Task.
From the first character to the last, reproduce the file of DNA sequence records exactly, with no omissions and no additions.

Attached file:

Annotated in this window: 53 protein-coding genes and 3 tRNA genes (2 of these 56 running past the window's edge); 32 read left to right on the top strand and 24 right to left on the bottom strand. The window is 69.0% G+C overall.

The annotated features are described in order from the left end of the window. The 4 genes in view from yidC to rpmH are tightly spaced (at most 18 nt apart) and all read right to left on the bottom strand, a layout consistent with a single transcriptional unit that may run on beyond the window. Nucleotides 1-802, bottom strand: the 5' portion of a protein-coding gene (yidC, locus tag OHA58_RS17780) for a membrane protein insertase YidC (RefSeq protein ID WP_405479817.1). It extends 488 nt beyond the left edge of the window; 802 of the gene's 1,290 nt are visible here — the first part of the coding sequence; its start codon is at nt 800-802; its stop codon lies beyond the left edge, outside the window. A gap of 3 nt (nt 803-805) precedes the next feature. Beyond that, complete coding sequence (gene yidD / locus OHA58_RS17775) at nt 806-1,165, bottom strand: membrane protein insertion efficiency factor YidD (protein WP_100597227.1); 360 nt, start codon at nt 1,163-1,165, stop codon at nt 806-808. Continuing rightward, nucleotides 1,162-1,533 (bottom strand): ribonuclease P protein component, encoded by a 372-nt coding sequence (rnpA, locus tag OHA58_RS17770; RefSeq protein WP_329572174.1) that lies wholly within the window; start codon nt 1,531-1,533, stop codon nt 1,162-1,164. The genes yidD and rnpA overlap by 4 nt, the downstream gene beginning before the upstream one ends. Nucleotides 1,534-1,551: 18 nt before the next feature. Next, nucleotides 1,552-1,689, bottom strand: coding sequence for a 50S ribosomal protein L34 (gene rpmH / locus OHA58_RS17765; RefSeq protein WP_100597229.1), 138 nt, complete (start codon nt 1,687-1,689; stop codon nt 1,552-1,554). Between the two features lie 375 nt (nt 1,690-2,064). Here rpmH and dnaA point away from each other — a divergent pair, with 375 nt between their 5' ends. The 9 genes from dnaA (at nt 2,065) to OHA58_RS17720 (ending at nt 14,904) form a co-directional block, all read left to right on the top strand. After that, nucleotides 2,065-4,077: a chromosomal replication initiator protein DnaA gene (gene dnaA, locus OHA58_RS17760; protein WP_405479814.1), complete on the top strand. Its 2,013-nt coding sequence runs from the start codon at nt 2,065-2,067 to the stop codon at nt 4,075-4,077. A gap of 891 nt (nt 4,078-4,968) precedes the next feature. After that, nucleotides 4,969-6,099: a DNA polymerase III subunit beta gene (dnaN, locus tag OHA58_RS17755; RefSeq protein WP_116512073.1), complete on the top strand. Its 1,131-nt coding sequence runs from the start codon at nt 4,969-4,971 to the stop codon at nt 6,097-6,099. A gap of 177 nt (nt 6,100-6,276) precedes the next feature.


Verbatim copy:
Annotated in this window: 53 protein-coding genes and 3 tRNA genes (2 of these 56 running past the window's edge); 32 read left to right on the top strand and 24 right to left on the bottom strand. The window is 69.0% G+C overall.

The annotated features are described in order from the left end of the window. The 4 genes in view from yidC to rpmH are tightly spaced (at most 18 nt apart) and all read right to left on the bottom strand, a layout consistent with a single transcriptional unit that may run on beyond the window. Nucleotides 1-802, bottom strand: the 5' portion of a protein-coding gene (yidC, locus tag OHA58_RS17780) for a membrane protein insertase YidC (RefSeq protein ID WP_405479817.1). It extends 488 nt beyond the left edge of the window; 802 of the gene's 1,290 nt are visible here — the first part of the coding sequence; its start codon is at nt 800-802; its stop codon lies beyond the left edge, outside the window. A gap of 3 nt (nt 803-805) precedes the next feature. Beyond that, complete coding sequence (gene yidD / locus OHA58_RS17775) at nt 806-1,165, bottom strand: membrane protein insertion efficiency factor YidD (protein WP_100597227.1); 360 nt, start codon at nt 1,163-1,165, stop codon at nt 806-808. Continuing rightward, nucleotides 1,162-1,533 (bottom strand): ribonuclease P protein component, encoded by a 372-nt coding sequence (rnpA, locus tag OHA58_RS17770; RefSeq protein WP_329572174.1) that lies wholly within the window; start codon nt 1,531-1,533, stop codon nt 1,162-1,164. The genes yidD and rnpA overlap by 4 nt, the downstream gene beginning before the upstream one ends. Nucleotides 1,534-1,551: 18 nt before the next feature. Next, nucleotides 1,552-1,689, bottom strand: coding sequence for a 50S ribosomal protein L34 (gene rpmH / locus OHA58_RS17765; RefSeq protein WP_100597229.1), 138 nt, complete (start codon nt 1,687-1,689; stop codon nt 1,552-1,554). Between the two features lie 375 nt (nt 1,690-2,064). Here rpmH and dnaA point away from each other — a divergent pair, with 375 nt between their 5' ends. The 9 genes from dnaA (at nt 2,065) to OHA58_RS17720 (ending at nt 14,904) form a co-directional block, all read left to right on the top strand. After that, nucleotides 2,065-4,077: a chromosomal replication initiator protein DnaA gene (gene dnaA, locus OHA58_RS17760; protein WP_405479814.1), complete on the top strand. Its 2,013-nt coding sequence runs from the start codon at nt 2,065-2,067 to the stop codon at nt 4,075-4,077. A gap of 891 nt (nt 4,078-4,968) precedes the next feature. After that, nucleotides 4,969-6,099: a DNA polymerase III subunit beta gene (dnaN, locus tag OHA58_RS17755; RefSeq protein WP_116512073.1), complete on the top strand. Its 1,131-nt coding sequence runs from the start codon at nt 4,969-4,971 to the stop codon at nt 6,097-6,099. A gap of 177 nt (nt 6,100-6,276) precedes the next feature.